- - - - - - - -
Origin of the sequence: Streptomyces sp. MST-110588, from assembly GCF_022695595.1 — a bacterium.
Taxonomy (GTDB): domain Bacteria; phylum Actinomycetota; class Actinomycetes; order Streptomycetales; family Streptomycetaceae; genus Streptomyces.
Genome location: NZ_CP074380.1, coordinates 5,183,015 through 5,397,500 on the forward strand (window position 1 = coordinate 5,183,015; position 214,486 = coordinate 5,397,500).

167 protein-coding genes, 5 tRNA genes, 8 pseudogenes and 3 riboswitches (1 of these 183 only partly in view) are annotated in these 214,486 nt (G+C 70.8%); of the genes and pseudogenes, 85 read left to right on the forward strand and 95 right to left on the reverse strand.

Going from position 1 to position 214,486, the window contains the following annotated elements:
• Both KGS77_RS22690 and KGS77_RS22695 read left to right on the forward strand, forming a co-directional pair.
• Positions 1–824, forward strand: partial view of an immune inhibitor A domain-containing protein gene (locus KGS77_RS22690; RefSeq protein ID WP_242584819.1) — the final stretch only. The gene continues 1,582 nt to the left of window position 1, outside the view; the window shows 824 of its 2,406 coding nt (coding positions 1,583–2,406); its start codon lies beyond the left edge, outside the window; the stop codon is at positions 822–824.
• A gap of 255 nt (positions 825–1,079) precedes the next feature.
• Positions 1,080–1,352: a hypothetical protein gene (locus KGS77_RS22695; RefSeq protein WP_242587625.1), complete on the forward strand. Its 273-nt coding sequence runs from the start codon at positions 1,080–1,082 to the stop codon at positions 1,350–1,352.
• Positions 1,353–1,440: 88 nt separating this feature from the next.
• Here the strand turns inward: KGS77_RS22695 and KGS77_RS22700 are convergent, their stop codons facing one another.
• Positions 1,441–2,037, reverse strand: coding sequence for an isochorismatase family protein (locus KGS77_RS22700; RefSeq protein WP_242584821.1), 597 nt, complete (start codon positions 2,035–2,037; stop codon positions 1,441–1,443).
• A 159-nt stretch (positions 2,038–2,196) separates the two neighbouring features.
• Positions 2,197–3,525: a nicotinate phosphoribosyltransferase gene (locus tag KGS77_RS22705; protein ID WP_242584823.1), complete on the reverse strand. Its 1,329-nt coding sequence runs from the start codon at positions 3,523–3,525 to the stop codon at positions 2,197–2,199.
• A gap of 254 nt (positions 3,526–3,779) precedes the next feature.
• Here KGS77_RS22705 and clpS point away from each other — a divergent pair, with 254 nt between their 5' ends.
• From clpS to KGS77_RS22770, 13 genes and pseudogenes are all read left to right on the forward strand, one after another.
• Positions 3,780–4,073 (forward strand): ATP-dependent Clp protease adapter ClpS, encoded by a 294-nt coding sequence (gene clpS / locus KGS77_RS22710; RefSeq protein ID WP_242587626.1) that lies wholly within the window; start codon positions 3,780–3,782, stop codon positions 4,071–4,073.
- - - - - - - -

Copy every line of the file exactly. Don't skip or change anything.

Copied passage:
Origin of the sequence: Streptomyces sp. MST-110588, from assembly GCF_022695595.1 — a bacterium.
Taxonomy (GTDB): domain Bacteria; phylum Actinomycetota; class Actinomycetes; order Streptomycetales; family Streptomycetaceae; genus Streptomyces.
Genome location: NZ_CP074380.1, coordinates 5,183,015 through 5,397,500 on the forward strand (window position 1 = coordinate 5,183,015; position 214,486 = coordinate 5,397,500).

167 protein-coding genes, 5 tRNA genes, 8 pseudogenes and 3 riboswitches (1 of these 183 only partly in view) are annotated in these 214,486 nt (G+C 70.8%); of the genes and pseudogenes, 85 read left to right on the forward strand and 95 right to left on the reverse strand.

Going from position 1 to position 214,486, the window contains the following annotated elements:
• Both KGS77_RS22690 and KGS77_RS22695 read left to right on the forward strand, forming a co-directional pair.
• Positions 1–824, forward strand: partial view of an immune inhibitor A domain-containing protein gene (locus KGS77_RS22690; RefSeq protein ID WP_242584819.1) — the final stretch only. The gene continues 1,582 nt to the left of window position 1, outside the view; the window shows 824 of its 2,406 coding nt (coding positions 1,583–2,406); its start codon lies beyond the left edge, outside the window; the stop codon is at positions 822–824.
• A gap of 255 nt (positions 825–1,079) precedes the next feature.
• Positions 1,080–1,352: a hypothetical protein gene (locus KGS77_RS22695; RefSeq protein WP_242587625.1), complete on the forward strand. Its 273-nt coding sequence runs from the start codon at positions 1,080–1,082 to the stop codon at positions 1,350–1,352.
• Positions 1,353–1,440: 88 nt separating this feature from the next.
• Here the strand turns inward: KGS77_RS22695 and KGS77_RS22700 are convergent, their stop codons facing one another.
• Positions 1,441–2,037, reverse strand: coding sequence for an isochorismatase family protein (locus KGS77_RS22700; RefSeq protein WP_242584821.1), 597 nt, complete (start codon positions 2,035–2,037; stop codon positions 1,441–1,443).
• A 159-nt stretch (positions 2,038–2,196) separates the two neighbouring features.
• Positions 2,197–3,525: a nicotinate phosphoribosyltransferase gene (locus tag KGS77_RS22705; protein ID WP_242584823.1), complete on the reverse strand. Its 1,329-nt coding sequence runs from the start codon at positions 3,523–3,525 to the stop codon at positions 2,197–2,199.
• A gap of 254 nt (positions 3,526–3,779) precedes the next feature.
• Here KGS77_RS22705 and clpS point away from each other — a divergent pair, with 254 nt between their 5' ends.
• From clpS to KGS77_RS22770, 13 genes and pseudogenes are all read left to right on the forward strand, one after another.
• Positions 3,780–4,073 (forward strand): ATP-dependent Clp protease adapter ClpS, encoded by a 294-nt coding sequence (gene clpS / locus KGS77_RS22710; RefSeq protein ID WP_242587626.1) that lies wholly within the window; start codon positions 3,780–3,782, stop codon positions 4,071–4,073.